Poor strawberry season may lead to surge in sales fraud

Strawberries. Source: Pixabay

A combination of low rainfall and colder nights has meant Estonia's strawberry haul this year may be lower than usual, even as the season started early. Another issue is the risk of fraudulent sales of strawberries grown elsewhere but passed off as Estonian produce.

In cases of doubt, it is worth asking the seller which farm their produce comes from; sellers are by law required to provide proof of delivery upon request.

While there has been a daytime heatwave in Estonia which means strawberry season is now here, colder temperatures at night may spell smaller yields, and therefore higher prices.

This in turn can encourage fraud – for instance transporting strawberries, from other parts of Europe, at night time and by road.

In any event, earlier varieties have been filling the market shelves for a few days already now, AK reported.

Strawberry seller Toomas said: "Look at this weather we're having now – 30 degrees. Strawberries are arriving in droves. Where are we going to put them all?"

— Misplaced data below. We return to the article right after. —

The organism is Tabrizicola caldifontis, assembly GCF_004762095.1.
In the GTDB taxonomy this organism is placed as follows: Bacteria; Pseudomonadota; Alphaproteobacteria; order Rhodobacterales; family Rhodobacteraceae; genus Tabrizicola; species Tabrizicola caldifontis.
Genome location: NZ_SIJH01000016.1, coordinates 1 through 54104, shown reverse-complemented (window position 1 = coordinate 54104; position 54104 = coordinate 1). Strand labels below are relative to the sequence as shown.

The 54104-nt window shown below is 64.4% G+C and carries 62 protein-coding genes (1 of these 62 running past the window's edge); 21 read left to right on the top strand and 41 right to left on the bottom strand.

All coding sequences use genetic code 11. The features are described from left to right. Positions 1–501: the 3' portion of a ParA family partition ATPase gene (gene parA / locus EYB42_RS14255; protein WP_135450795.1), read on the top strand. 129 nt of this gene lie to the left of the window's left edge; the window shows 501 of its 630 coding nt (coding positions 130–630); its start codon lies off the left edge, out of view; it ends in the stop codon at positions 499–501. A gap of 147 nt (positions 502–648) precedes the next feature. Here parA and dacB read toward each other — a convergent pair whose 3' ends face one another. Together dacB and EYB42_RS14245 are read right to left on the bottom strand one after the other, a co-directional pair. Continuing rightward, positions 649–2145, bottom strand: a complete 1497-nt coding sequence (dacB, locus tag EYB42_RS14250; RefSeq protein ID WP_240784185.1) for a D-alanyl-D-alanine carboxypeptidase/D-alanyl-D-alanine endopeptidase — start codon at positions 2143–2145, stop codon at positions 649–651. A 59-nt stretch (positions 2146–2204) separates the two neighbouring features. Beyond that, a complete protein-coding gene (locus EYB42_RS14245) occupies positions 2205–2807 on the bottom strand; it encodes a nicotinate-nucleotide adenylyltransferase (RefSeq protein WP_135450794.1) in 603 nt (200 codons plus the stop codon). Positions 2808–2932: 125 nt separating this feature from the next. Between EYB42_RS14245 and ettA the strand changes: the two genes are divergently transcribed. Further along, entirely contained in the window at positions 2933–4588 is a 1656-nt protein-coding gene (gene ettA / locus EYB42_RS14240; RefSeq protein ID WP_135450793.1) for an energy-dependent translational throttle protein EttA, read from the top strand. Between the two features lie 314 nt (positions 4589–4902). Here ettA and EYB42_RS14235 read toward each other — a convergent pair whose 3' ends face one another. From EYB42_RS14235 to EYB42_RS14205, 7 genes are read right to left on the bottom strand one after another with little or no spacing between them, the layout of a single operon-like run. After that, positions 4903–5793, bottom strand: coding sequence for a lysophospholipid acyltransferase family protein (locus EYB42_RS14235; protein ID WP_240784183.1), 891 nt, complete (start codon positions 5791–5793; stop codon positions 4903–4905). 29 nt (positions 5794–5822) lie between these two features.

Strawberry grower Kadri Nebokat told AK that the price per kilo of strawberries, currently at the €7-€8 mark, will not dip below €5 this year, "because while it's very hot, the current weather forecasts show that the season may be short. The season certainly started very early. I honestly don't remember a full harvest so early on in the season /.../ Right now I'm expecting that due to the drought, the season may be short, however, and the harvest potential is not very high this year."

Cold nights in May and early June claimed up to 90 percent of crops in Northern and Central Estonia, AK reported.

Helen Kaskema, who manages a market garden at Unipiha, Tartu County, where the full harvest is set to start in a few days, said this year's crop is likely to be about a third smaller than last year's.

She also warned of the folly of searching for bargain prices – if strawberries are on sale at cheap prices they are likely either defective or may be being sold as Estonian strawberries fraudulently, Kaskema said.


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Editor: Andrew Whyte, Merili Nael

Source: 'Aktuaalne kaamera, reporter Ode Maria Punamäe.

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